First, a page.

• Halder, Lucia Lucia Halder

    Do you all agree with Barthes’ quote?

  • Vitjitua Ndjiharine Vitjitua Ndjiharine

    Yes, I do. There is power in photography and whoever takes the picture has the power!

  • Yaghoobifarah Hengameh Yaghoobifarah

    The consequence of Barthes’ theory also means: when you take a selfie, you take back the power of the gaze and break the paradigm of power dynamics in photography.

  • Vitjitua Ndjiharine Vitjitua Ndjiharine

    When I look at the “Humanitarians of Tinder”, it’s easy to see the power structures at play.

  • Yaghoobifarah Hengameh Yaghoobifarah

    Interestingly, the only selfies of the genre above that are widespread are taken by Western or White people, never by locals.

  • Vitjitua Ndjiharine Vitjitua Ndjiharine

    Yes, and on this “Humanitarians of Tinder” site, I see these power structures built in: 1. A European tourist whose presence represents economic activity 2. The owner or holder of a photographic device 3. The keeper of the photograph (to gaze at it later or to use it for other purposes).
    It would be interesting to see if, comparatively, any Black people living in, and being from, the Western world (i.e., Afro-Europeans or African-Americans) take such pictures.

  • Yaghoobifarah Hengameh Yaghoobifarah

    There are also Black and Brown Westerners doing humanitarian work in the global South, but the highest percentage is White Westerners.

  • Halder, Lucia Lucia Halder

    So we are talking about the power structures inscribed in the photographic processes of production, distribution and reception. But what about the people being depicted (if the images are not only selfies)?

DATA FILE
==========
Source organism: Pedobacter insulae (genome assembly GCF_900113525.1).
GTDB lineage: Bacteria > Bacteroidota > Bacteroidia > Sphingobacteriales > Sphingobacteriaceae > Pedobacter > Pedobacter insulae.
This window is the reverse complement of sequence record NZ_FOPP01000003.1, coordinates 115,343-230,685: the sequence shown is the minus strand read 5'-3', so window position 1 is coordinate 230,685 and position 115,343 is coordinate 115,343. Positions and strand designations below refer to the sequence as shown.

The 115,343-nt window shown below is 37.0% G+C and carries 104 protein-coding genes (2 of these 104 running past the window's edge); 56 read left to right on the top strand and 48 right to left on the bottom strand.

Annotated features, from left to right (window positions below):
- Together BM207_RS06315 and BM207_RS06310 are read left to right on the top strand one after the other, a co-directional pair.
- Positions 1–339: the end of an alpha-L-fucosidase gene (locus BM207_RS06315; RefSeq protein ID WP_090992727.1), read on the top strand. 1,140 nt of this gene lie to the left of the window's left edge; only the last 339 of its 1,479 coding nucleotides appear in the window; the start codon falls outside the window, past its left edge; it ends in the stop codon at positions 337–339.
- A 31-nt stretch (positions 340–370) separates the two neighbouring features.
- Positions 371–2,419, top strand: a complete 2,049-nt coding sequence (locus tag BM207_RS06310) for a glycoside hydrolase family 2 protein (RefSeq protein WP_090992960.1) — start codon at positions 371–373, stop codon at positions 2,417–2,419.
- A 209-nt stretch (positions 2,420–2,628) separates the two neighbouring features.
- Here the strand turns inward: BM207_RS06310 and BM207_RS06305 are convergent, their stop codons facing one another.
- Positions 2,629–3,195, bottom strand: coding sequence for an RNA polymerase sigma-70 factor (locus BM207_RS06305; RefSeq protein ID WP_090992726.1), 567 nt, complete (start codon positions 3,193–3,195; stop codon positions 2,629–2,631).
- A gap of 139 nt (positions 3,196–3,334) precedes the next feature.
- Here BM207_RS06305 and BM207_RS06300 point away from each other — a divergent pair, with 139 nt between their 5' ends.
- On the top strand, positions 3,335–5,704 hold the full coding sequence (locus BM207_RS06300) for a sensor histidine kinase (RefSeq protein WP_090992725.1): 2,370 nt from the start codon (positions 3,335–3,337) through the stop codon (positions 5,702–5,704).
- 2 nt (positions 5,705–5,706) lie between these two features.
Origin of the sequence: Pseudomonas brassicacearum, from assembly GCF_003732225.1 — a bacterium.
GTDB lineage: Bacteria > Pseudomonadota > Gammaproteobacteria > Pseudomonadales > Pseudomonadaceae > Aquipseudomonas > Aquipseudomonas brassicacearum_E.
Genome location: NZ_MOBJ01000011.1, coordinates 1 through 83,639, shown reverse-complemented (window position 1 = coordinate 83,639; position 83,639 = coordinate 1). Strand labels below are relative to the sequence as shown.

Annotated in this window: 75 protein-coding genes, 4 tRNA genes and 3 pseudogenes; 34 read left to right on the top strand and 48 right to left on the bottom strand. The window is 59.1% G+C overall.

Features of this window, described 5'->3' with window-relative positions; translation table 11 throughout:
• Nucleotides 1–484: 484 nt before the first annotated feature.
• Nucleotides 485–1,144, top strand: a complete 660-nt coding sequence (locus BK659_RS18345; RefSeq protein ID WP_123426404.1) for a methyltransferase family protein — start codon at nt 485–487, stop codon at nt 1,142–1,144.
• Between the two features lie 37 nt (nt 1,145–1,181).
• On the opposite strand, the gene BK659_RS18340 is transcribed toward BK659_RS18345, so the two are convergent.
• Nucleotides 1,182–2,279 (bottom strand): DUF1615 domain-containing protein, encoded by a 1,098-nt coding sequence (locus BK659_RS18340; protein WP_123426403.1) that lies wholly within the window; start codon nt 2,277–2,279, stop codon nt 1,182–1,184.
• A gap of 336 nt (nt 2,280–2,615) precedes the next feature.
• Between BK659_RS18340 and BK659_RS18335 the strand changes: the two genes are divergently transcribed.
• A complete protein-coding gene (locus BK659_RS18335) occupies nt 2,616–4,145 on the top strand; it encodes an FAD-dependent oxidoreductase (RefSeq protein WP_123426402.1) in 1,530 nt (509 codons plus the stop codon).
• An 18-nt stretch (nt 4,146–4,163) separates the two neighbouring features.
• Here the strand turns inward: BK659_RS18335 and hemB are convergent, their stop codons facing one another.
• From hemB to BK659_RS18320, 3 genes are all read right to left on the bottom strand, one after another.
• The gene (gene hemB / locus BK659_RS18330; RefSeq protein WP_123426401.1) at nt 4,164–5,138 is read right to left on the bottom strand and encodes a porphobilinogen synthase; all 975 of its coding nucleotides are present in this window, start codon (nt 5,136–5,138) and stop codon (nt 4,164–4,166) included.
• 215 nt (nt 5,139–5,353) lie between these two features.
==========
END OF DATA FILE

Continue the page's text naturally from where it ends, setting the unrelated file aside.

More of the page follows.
There’s a quote from Susan Sontag, similar to the one mentioned by Hengameh: “Still there is something predatory in the act of taking a picture. To photograph people is to violate them, by seeing them as they never see themselves, by having knowledge of them that they can never have; it turns people into objects that can be symbolically possessed.”

  • Yaghoobifarah Hengameh Yaghoobifarah

    Thank you for this quote, Lucia. The aspect of objectification brings us back to the power structures and the dichotomies inscribed in this practice: White saviour vs Black/Brown victim, rich vs poor, superior vs inferior, etc. So, what should the consequence be?

  • Vitjitua Ndjiharine Vitjitua Ndjiharine

    So such images always get taken when a Western tourist goes to the “non-Western world” – it doesn’t matter if the photographer is White or Black.

  • Vitjitua Ndjiharine Vitjitua Ndjiharine

    Images of the Black/Brown victims are inscribed in many Westerners’ minds. Such images also provide numerous Westerners with a constructed concept of what the “developing world” and its people look like.